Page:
Using a Reverse Proxy for HTTPS Tracking Domain

November 19, 2019 Contributors


SparkPost supports secure tracking domains through the use of content delivery networks (CDNs), reverse proxies, or any method where the customer can host the necessary SSL/TLS certificates. It is recommended that our customers use SSL as it provides secure transport for engagement data while being necessary to support SparkPost engagement tracking with Google’s AMP for Email. The following support article outlines the use of a CDN with SparkPost, but in this post will demonstrate how to configure a SparkPost tracking domain, provision an SSL certificate, and be able to use it immediately at SparkPost using a simple reverse proxy.


There are a few prerequisites for this post. First, that you have a Linux server that is external to the internet and is configured as the endpoint for your tracking domain in DNS if you want to automate certificate creation using Let’s Encrypt. This would need to be done before actively using your domain at SparkPost as changing the DNS while already in use could break your current engagement tracking. If you already have certificates, you can wait and switch DNS at the end once all the work is completed to prevent any interruption in service. This example uses a t2.micro Ubuntu instance on Amazon Web Services and a tracking domain of that is CNAME’d to the instances public IPv4 DNS.

Also, it is expected that you have root access on this server for installing software, etc., and that you are using a modern Linux OS with a package manager (I’ll be demoing on Ubuntu 16.04).


This article uses nginx. It is easy to get installed and configured as a reverse proxy and Let’s Encrypt for SSL certificates has support it out of the box. To install nginx, follow the guidelines for your Linux distribution.


You may have to perform an apt-get update prior to installing.

On a Debian distribution, the previous command will install nginx with a sample configuration, located at /etc/nginx/. To enable a reverse proxy back to SparkPost for your tracking domain, see the sample configuration file below (sample tracking domain is

Creating this file in /etc/nginx/conf.d and executing a nginx reload will make the configuration live

At this point, if all your DNS is configured to this nginx server, you should be able to verify the tracking domain in SparkPost. Add your desired tracking domain to your SparkPost account, either through the user interface or API. Once verified, you can associate the tracking domain with a sending domain and manually test the tracking links with cURL commands. The following example is a simple cURL command to send an email through SparkPost with engagement tracking enabled:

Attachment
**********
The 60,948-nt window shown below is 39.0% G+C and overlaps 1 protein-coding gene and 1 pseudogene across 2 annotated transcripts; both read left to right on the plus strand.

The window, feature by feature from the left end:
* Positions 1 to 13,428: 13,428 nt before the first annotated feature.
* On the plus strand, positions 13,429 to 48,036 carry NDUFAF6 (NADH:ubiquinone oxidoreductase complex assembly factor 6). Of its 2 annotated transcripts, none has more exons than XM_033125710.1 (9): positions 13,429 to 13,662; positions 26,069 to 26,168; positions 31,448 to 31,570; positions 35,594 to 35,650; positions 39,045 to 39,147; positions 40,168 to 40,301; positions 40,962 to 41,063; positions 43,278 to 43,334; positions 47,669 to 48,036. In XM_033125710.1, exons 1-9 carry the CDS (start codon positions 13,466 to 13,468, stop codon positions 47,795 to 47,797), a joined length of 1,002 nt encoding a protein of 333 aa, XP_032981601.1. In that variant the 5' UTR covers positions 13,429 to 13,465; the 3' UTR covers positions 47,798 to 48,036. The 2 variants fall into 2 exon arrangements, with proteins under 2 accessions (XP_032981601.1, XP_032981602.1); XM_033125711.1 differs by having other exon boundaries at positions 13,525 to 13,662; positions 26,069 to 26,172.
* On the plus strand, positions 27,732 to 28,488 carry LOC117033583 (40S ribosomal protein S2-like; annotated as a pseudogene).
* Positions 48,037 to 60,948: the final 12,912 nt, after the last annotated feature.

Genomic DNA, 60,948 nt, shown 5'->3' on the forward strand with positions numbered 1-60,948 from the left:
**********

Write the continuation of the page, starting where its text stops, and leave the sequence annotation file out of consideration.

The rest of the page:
Once the email is successfully delivered, you should be able to click the link and be successfully redirected to If any type of issues arises, one method debug is to right click on the tracking link in the email and “Copy Link Address” for use in a cURL command. This method can show additional information about the http session.

The last step is to get the necessary SSL certificates in place so that you can enable HTTPS on your configured tracking domain. As mentioned before, Let’s Encrypt can be use to provision free SSL certificates. These steps are very well outlined by nginx in this article Following these steps, you should be able to get free SSL certificates installed on your nginx server for the desired tracking defined in the server.conf. One note is that after the certificate are created, you will be asked if you wish to redirect http to https. It is recommended that you do not redirect, as you may wish to change your tracking domain back to http in the future if it becomes necessary.

Once completed, you can set your tracking domain to “secure” using the tracking domains API. This will make any new emails using your associated tracking domains to leverage https versus the http protocol. Wait a few minutes for propagation, usually around 5 minutes, and send another test email again. You should see that your link is now starting with https instead of http. Again, you should be able to click the link and be redirected to SparkPost. You could also do the cURL approach mentioned above and see your certificate authenticated.

  • Now that you have https tracking domains, you are ready to begin using SparkPost engagement tracking with your AMP emails.
  • You can use a CDN with SparkPost tracking domains as an alternative to a revert proxy.
  • Set up engagmenet tracking with the SMTP API for your SMTP traffic to SparkPost.